Measure 106: It’s about fairness

Ballot Measure 106 is the third attempt in Oregon to forbid the use of public money to pay for abortions. The first two failed with no votes of 52 percent in 1978 and 55 percent in 1986. This one, which barely made the ballot, should suffer a similar fate.

Oregon is one of 17 states that use state tax dollars to cover abortions for low-income women (federal law forbids using Medicaid funding for abortions except in the case of rape or incest). But it’s not just low-income women who would be affected if Measure 106 passed. More than 77,000 women of childbearing age are state employees or teachers covered under state health plans that cover abortion. Those women, too, would lose that coverage.

Let’s dispense with the idea that this is about whether abortion is right or wrong. Abortion is legal, and will remain legal even if Measure 106 passes. Women will continue to obtain abortions if they choose to. This measure will decide who can make that choice — women who can afford it, or have private insurance that covers it — and who cannot.

Supporters of Measure 106 argue that Oregonians who oppose abortion shouldn’t be forced to help pay for it with their tax dollars. That’s not how taxation works. Many people object to their tax dollars being spent for nuclear missiles and other military weapons, or for any number of other government functions they may oppose. They still have to pay taxes, and they can’t pick and choose how those dollars are spent.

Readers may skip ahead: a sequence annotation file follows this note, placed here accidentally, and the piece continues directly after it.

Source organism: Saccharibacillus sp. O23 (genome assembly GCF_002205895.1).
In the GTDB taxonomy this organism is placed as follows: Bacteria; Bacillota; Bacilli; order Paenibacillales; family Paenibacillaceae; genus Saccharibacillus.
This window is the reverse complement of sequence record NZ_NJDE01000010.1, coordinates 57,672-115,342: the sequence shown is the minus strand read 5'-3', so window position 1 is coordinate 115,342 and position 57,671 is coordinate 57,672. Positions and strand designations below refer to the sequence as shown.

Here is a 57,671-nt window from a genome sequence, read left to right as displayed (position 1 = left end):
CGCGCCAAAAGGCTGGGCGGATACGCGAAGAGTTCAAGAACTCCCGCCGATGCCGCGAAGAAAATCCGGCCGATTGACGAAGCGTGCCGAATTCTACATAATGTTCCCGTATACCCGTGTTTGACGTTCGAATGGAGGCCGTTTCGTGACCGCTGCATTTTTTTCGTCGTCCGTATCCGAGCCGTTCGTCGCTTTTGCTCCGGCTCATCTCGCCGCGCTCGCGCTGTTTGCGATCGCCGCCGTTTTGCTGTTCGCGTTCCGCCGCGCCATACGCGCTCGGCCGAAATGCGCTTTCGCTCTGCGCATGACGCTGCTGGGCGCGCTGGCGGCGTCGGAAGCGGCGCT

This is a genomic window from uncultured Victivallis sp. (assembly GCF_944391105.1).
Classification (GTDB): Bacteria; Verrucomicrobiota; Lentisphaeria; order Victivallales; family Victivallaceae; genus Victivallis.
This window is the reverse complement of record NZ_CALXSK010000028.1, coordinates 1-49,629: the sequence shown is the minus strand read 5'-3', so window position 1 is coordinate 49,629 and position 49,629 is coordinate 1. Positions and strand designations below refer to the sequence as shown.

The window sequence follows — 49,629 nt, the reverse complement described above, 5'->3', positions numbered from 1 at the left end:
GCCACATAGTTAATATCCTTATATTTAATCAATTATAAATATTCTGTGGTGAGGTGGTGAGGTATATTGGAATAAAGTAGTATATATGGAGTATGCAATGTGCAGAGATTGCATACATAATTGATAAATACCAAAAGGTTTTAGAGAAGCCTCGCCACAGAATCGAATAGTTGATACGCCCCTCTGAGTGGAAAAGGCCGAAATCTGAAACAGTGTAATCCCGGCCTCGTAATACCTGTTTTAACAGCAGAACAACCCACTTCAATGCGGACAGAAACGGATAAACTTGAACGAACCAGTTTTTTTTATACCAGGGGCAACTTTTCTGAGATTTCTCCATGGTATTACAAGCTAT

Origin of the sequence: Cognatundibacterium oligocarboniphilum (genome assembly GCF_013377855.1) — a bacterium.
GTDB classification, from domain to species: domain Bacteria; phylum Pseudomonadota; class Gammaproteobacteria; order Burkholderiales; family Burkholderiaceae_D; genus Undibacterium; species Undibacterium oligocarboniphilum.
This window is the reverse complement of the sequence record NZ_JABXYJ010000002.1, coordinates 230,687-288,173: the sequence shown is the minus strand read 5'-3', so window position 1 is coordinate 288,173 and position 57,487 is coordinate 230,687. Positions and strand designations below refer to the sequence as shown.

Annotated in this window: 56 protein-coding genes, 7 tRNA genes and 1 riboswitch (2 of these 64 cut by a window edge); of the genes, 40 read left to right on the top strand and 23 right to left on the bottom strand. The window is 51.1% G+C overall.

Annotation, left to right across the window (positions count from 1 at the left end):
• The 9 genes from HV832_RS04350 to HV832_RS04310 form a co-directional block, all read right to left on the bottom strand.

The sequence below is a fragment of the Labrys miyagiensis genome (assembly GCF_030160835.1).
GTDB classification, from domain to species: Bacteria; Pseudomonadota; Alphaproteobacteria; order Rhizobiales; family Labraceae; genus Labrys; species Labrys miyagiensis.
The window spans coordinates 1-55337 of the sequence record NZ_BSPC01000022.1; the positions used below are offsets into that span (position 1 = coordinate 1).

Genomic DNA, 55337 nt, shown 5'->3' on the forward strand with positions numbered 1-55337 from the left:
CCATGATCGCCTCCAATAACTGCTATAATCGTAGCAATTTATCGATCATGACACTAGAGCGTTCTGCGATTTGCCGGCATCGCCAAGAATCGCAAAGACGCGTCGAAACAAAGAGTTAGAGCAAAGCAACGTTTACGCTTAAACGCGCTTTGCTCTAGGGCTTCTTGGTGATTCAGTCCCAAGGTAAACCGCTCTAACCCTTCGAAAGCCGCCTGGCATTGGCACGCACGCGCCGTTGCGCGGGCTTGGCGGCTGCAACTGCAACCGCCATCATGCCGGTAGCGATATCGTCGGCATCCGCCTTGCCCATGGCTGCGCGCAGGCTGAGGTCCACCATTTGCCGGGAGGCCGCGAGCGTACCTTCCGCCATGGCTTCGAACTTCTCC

According to Oregon Health Plan records, about 3,600 women had abortions covered by the plan, last year at a cost of about $2 million. But the secretary of state’s official fiscal impact statement for Measure 106 estimates that Oregon would spend $19.3 million more if the measure passes because of increased births resulting in higher costs for health care, food and nutrition services provided by state programs.

The architect of the measure, Jeff Jimerson of Corvallis, told Oregon Public Broadcasting that he believes public funding means more abortions. “When you offer something free to somebody, people will take something even when it’s not the best option for them,” he said.


The idea that women will choose to have an abortion they otherwise wouldn’t have simply because it’s free is insulting and disrespectful. It’s not the state’s business to make that decision for anyone.

Measure 106 would not outlaw abortion, but it would restrict the choice to women who can afford it.

We recommend a no vote.

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